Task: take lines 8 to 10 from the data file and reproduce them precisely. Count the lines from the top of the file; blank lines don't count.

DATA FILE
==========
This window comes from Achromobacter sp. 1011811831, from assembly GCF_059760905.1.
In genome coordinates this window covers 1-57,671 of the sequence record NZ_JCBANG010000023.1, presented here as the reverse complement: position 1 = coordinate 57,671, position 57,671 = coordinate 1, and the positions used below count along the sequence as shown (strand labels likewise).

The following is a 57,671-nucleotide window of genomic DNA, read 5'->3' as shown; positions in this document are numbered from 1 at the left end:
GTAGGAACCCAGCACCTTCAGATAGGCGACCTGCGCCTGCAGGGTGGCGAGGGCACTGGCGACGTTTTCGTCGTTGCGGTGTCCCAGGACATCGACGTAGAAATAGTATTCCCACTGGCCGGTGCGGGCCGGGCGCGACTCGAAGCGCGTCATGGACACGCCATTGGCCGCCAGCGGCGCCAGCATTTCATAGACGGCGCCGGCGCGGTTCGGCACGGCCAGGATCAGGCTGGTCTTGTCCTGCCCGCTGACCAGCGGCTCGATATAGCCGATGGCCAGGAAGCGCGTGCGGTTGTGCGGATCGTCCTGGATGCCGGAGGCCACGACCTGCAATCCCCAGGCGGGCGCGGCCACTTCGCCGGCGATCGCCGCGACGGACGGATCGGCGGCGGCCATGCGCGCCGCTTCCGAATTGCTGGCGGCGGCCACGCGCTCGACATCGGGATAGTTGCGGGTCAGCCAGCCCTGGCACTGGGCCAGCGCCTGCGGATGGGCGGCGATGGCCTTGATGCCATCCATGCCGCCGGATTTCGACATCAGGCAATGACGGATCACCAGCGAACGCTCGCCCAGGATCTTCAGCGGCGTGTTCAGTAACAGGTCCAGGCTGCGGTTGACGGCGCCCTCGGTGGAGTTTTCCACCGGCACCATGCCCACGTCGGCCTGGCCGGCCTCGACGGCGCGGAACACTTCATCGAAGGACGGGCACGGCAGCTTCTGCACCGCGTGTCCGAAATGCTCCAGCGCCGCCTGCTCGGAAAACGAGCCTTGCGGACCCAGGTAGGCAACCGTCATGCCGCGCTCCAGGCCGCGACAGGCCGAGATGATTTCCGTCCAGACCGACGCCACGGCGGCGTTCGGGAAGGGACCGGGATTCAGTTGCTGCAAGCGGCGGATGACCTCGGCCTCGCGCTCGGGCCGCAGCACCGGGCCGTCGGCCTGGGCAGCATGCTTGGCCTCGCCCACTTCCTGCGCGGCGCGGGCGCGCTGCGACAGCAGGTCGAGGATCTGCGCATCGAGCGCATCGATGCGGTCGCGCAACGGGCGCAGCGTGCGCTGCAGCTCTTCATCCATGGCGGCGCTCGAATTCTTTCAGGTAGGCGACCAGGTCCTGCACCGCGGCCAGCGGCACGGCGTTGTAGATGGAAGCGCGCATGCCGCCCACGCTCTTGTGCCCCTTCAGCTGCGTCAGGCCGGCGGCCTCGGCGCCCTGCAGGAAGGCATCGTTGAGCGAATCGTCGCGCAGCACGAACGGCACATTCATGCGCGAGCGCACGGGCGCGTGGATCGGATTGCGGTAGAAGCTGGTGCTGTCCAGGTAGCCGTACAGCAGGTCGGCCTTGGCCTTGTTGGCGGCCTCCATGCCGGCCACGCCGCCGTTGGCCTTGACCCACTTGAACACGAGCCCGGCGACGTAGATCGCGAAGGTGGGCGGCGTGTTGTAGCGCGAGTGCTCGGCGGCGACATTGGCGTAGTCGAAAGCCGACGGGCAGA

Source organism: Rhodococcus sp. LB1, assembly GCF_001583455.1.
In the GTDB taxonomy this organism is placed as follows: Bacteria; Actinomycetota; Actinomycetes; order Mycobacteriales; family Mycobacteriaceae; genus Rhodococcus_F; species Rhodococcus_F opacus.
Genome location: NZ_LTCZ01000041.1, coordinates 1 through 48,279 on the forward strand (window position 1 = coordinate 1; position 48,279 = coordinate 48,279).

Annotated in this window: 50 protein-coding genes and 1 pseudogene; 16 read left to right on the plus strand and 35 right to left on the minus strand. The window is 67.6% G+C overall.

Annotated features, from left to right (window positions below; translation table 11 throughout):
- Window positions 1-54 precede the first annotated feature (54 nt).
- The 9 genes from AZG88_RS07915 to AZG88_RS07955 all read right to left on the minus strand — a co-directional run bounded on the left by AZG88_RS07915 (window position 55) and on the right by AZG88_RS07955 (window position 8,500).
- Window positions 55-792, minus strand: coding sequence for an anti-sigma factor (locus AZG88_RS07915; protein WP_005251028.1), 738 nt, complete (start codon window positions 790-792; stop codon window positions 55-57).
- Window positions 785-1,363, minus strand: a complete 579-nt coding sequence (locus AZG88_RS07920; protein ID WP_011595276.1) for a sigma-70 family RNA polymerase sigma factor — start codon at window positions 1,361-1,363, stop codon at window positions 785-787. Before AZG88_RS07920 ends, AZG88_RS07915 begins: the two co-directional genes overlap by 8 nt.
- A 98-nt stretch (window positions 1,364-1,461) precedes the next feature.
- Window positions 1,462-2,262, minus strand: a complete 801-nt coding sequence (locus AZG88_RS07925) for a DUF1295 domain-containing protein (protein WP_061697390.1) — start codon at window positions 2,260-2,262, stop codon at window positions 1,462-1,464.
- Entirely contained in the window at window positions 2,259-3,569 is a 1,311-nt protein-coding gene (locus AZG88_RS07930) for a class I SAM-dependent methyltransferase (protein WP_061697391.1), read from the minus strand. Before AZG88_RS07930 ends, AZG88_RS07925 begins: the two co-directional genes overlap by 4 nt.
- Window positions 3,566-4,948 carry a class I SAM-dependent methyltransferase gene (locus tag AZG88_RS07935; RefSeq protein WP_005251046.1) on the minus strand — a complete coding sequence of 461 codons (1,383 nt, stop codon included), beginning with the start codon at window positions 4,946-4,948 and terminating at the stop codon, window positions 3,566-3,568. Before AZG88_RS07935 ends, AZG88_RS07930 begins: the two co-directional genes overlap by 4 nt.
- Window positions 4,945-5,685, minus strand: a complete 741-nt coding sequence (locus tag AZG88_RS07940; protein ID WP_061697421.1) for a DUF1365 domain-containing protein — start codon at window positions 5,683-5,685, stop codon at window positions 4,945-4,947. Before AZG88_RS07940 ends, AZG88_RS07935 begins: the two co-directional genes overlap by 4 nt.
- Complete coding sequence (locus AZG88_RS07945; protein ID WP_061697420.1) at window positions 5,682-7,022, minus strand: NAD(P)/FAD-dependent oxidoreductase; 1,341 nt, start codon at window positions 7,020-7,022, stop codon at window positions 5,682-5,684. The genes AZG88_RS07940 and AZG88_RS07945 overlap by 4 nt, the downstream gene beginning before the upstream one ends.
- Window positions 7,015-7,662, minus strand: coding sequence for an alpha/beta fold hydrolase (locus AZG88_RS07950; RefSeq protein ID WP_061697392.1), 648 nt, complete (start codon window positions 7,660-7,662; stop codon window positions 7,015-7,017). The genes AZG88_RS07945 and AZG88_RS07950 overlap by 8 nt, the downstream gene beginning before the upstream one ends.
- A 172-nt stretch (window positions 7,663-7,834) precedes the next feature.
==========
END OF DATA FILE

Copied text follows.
Annotated in this window: 50 protein-coding genes and 1 pseudogene; 16 read left to right on the plus strand and 35 right to left on the minus strand. The window is 67.6% G+C overall.

Annotated features, from left to right (window positions below; translation table 11 throughout):
- Window positions 1-54 precede the first annotated feature (54 nt).